Diet to reduce high triglycerides

Many seek a diet to lower triglycerides; hypertriglyceridemia is in the name given to the abnormal elevation of the triglyceride level. Diet to reduce high triglycerides

Triglycerides are a type of fat, or rather, a lipid, found in the blood.

When you eat, your body converts calories you don’t need to use right away into triglycerides. The production of triglycerides takes place in the liver.

What are the recommended levels of triglycerides?
Normal: less than 150 mg/dl
Borderline high: 151-200 mg/dl
High: 201–500 mg/dl
Levels above 200 mg/dL are associated with an increased risk of heart attack and stroke.

Diet to lower hypertriglyceridemia
Lowering triglycerides to acceptable levels is possible if you take care of your diet.

First of all, eat less. After a meal, your body stores calories you don’t need right away as triglycerides.

There are many simple ways to cut down on portion sizes, such as using smaller plates or simply cooking less food.

diet low in saturated fat
The next step is to eat a diet low in saturated fats, which are present in products of animal and vegetable origin such as:
fatty meats
Processed meats (sausages, ham, etc.)
high-fat dairy products such as butter and cream.
Plant-based foods such as palm oil and coconut oil
These products should be replaced by foods rich in monounsaturated fatty acids and omega-3 fatty acids, such as:

oils like extra virgin olive oil and canola oil.
Nuts such as almonds, peanuts, and hazelnuts
Fruits like avocado (avocado)

Foods rich in omega-3 fatty acids include:

Cold water fish like salmon
bluefish such as sardines, mackerel (mackerel), and tuna, among others.
Chia seeds (Salvia hispanica), flaxseed, or pumpkin seeds
the nuts
There are currently different products enriched with omega-3 on the market that provide a healthy option to incorporate these fatty acids into your diet, although it will always be healthier to eat natural foods such as those mentioned above.

How can we reduce the consumption of fat?

We must eat
lean red meat
skinless chicken
low-fat cheeses
Skimmed milk and yogurt
It is advisable to reduce or eliminate processed meats such as ham, sausages, bologna, etc.

We must avoid foods that contain trans fats, such as:

Appetizers (chips, toasted potatoes, and similar products)
Precooked frozen foods (french fries, croquettes, etc.)
Avoid simple sugars.
Simple sugars (sugar, sugary drinks, soft drinks, ice cream), fructose (present in commercial fruit juices), and above all, alcohol, should be avoided, as they all increase the production of triglycerides in the liver.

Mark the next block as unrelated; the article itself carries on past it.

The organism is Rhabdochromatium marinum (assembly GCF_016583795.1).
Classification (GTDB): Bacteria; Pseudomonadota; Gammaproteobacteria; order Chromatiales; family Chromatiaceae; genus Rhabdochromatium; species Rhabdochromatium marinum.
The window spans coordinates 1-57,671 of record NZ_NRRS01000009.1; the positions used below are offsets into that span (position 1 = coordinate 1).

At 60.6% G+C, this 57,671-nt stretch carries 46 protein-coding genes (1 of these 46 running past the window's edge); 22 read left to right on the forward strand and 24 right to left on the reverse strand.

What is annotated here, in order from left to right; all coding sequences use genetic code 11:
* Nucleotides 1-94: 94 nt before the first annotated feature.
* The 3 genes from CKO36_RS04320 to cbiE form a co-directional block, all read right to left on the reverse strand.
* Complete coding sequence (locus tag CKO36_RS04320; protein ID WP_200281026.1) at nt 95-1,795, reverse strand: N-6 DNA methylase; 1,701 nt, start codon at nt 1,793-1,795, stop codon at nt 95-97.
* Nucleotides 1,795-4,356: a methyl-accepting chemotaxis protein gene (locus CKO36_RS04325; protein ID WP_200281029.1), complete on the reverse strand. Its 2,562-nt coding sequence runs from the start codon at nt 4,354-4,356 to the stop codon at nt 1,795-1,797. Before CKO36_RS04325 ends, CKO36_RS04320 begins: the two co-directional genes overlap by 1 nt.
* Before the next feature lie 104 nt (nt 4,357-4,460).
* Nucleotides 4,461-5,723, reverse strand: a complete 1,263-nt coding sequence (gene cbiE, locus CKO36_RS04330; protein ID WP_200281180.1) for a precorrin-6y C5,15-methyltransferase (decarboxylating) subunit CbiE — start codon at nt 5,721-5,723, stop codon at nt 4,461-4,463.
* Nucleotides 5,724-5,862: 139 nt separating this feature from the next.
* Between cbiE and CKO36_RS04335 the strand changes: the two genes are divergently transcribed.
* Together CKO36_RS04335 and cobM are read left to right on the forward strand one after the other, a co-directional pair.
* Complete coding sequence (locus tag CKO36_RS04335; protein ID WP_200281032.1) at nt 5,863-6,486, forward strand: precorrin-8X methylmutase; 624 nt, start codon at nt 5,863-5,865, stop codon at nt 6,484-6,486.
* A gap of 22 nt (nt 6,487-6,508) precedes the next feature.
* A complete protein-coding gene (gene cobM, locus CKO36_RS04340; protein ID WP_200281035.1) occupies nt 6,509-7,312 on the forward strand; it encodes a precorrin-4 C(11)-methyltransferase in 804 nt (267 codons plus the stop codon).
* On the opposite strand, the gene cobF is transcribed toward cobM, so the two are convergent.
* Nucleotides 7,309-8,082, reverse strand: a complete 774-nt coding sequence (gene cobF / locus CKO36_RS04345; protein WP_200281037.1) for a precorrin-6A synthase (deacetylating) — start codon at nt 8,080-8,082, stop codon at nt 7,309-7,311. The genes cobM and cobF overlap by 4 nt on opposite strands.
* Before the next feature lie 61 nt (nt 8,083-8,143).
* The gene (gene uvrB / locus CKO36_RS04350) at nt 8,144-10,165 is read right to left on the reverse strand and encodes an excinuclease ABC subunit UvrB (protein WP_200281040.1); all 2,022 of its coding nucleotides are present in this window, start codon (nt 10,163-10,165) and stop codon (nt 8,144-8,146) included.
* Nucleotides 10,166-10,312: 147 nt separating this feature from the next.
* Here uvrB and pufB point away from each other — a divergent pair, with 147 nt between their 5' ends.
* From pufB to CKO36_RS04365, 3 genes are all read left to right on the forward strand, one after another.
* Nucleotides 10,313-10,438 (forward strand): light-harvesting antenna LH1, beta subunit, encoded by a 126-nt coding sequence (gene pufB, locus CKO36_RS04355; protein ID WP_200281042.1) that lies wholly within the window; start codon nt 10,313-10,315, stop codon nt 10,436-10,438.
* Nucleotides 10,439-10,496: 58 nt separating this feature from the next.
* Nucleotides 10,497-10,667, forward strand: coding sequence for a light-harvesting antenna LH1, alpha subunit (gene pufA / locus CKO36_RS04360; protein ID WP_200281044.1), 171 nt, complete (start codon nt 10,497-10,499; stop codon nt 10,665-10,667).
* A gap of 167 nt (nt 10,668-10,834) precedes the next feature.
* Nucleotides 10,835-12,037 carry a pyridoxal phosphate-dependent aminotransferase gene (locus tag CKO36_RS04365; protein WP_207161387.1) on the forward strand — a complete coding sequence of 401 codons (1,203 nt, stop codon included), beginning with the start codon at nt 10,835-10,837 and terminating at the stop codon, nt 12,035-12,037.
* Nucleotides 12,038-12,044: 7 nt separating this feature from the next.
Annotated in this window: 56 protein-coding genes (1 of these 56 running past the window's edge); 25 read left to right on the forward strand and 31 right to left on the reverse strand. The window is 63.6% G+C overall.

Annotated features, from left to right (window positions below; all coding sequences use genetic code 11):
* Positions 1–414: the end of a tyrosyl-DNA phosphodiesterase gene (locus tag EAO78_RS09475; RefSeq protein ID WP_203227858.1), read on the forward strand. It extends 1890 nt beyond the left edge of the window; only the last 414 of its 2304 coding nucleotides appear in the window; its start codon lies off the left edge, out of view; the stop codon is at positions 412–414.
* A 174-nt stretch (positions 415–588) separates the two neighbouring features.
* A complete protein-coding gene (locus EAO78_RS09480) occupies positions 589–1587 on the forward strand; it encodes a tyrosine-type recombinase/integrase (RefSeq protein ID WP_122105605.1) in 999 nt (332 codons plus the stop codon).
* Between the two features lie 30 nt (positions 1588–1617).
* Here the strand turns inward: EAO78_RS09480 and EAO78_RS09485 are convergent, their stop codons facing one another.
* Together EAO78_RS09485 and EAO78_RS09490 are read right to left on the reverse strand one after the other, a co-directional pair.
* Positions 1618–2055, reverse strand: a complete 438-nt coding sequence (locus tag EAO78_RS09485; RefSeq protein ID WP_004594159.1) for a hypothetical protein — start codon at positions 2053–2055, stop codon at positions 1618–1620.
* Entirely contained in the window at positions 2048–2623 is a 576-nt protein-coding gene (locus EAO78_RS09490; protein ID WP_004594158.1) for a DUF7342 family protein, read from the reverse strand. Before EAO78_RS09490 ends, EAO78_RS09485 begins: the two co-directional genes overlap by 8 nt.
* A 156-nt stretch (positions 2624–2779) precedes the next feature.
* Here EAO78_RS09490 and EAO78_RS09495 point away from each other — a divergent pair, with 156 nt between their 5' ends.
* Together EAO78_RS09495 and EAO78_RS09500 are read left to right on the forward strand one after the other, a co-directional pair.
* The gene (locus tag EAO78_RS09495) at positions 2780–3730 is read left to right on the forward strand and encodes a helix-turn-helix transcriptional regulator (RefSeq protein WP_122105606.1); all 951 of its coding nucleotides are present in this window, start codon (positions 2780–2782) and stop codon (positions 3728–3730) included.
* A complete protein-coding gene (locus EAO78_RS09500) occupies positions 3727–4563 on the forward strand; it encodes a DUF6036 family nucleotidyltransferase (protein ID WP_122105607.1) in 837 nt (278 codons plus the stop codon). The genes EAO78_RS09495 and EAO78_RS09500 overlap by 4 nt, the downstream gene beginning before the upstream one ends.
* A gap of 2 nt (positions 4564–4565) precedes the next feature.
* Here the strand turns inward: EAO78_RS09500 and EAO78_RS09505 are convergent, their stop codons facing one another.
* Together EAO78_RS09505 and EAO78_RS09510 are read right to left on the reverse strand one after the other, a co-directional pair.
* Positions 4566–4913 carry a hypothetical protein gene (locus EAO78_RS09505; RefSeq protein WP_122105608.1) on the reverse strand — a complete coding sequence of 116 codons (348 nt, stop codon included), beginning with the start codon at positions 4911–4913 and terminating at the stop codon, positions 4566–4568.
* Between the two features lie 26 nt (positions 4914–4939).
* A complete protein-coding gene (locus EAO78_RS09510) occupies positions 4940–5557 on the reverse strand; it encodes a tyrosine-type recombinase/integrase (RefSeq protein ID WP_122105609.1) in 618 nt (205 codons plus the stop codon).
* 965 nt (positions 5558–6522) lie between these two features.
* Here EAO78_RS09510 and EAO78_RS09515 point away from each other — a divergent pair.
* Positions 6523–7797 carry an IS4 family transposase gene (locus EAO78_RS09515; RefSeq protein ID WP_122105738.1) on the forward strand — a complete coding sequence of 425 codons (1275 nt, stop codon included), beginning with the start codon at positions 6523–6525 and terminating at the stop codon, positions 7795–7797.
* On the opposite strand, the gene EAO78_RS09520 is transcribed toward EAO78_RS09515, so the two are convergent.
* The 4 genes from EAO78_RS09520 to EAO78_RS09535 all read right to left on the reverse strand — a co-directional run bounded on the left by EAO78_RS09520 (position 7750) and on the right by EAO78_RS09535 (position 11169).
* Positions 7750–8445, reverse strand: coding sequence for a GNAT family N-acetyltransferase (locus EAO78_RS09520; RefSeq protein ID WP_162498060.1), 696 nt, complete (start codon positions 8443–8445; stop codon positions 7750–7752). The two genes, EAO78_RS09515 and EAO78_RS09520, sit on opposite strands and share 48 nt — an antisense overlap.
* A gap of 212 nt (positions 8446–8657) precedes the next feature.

Reduce or eliminate alcohol consumption.
Consuming alcoholic beverages is a strong contributor to high triglyceride levels.

Even a small amount of alcohol can raise triglycerides. These drinks include beer, wine, rum, whiskey, vodka, and other spirits.

Reduce the consumption of foods made with refined flours.
White rice, bread, and pasta made with white flour increase triglycerides.

Instead, eat moderate amounts of whole grains like 7-grain breads, whole wheat pasta, brown rice, and other grains like whole grain quinoa, barley, oats, and millet.

Eat foods rich in dietary fiber.

Eating foods rich in dietary fiber will help control your triglycerides and LDL, or bad cholesterol.

Examples of high-fiber foods are:
Beans, lentils, and chickpeas
Whole grains: whole wheat, brown rice, whole oats, etc.
ground flaxseed
Pumpkin seeds
rice bran
Oat bran
Fruits and vegetables
When you increase your fiber intake, you should also increase your water intake. It is also advisable to increase dietary fiber slowly to prevent digestive upsets.

Eat more plant-based protein!
Replace red meat with high-protein, low-fat plant-based foods.

Beans, lentils, chickpeas, peas, and soybean products are excellent sources of protein and will help lower high triglyceride and cholesterol levels. Diet to reduce high triglycerides

I lost weight.
Obesity is an important factor that is related to the increase in triglycerides.

Practice physical exercise daily for at least 30 minutes.
Drink daily 8–10 glasses of water, 1 before each meal time.
Seek the advice of a nutrition professional.

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